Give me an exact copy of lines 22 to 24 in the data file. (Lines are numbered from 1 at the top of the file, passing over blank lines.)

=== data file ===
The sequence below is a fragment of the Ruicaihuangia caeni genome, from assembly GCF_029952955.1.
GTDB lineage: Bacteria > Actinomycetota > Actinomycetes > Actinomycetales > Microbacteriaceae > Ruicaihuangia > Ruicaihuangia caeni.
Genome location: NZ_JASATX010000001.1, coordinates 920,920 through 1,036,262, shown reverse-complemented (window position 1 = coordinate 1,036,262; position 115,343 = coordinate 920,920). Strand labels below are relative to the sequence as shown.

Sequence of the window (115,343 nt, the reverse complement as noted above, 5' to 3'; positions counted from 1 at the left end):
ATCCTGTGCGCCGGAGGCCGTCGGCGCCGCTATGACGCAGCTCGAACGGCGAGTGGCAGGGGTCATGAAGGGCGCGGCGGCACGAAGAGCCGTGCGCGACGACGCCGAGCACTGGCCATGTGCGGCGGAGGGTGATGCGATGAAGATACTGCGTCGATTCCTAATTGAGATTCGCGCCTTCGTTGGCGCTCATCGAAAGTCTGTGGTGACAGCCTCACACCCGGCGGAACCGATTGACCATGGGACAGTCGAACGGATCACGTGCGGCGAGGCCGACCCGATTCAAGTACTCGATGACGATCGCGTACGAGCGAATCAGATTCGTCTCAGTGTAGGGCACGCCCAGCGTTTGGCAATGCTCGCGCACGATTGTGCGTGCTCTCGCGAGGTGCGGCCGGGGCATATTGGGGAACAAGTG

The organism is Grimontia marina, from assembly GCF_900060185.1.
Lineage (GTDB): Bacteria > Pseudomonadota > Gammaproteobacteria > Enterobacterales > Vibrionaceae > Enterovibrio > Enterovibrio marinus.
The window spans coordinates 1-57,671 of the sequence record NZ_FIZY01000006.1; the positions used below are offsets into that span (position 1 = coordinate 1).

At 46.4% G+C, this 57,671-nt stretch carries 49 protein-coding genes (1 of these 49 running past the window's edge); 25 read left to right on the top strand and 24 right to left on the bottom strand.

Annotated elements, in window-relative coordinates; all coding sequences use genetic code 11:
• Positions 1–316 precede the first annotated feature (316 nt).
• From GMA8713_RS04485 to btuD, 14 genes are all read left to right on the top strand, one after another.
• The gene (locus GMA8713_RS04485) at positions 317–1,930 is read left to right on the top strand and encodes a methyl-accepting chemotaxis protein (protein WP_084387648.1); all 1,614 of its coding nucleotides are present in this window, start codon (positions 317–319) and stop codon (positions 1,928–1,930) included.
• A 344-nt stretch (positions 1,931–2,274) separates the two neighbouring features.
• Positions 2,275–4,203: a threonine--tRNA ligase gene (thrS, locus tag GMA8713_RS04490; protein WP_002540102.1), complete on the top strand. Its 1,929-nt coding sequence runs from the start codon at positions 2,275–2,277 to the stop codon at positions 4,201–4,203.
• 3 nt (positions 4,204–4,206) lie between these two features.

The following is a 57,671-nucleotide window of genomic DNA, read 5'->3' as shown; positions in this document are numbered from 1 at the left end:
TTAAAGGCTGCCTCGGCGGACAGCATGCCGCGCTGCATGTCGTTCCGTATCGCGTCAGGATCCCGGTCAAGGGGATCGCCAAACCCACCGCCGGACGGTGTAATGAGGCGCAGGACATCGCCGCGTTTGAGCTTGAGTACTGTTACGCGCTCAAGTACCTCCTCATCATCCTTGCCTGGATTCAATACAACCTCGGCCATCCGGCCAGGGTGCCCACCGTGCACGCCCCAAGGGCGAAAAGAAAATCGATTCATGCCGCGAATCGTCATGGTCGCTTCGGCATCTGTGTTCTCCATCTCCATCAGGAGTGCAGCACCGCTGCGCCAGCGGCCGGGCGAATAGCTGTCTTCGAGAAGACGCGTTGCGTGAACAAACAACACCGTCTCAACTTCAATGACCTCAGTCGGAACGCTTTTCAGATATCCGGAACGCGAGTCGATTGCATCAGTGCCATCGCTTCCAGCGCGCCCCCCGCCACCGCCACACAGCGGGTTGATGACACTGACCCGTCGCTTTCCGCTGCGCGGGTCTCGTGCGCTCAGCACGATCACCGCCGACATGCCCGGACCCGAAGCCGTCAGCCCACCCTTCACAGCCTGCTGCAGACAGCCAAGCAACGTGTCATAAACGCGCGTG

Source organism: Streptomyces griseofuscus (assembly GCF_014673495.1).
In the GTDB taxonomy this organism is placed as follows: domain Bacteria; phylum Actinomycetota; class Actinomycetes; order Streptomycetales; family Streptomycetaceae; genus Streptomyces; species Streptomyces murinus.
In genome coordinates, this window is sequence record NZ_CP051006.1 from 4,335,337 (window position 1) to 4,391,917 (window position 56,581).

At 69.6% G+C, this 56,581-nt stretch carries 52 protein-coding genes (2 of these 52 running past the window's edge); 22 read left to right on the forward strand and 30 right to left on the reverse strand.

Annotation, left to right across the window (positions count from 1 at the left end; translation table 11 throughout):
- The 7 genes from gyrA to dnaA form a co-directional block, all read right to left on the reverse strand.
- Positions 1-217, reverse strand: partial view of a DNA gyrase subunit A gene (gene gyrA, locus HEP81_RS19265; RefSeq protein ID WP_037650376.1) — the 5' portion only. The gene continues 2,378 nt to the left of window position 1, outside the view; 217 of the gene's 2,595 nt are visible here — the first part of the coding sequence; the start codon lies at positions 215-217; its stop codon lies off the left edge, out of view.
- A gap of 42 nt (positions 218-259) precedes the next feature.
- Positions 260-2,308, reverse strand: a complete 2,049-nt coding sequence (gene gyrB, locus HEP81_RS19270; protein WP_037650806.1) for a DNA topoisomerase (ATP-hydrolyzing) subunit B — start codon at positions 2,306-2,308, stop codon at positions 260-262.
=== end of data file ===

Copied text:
At 69.6% G+C, this 56,581-nt stretch carries 52 protein-coding genes (2 of these 52 running past the window's edge); 22 read left to right on the forward strand and 30 right to left on the reverse strand.

Annotation, left to right across the window (positions count from 1 at the left end; translation table 11 throughout):
- The 7 genes from gyrA to dnaA form a co-directional block, all read right to left on the reverse strand.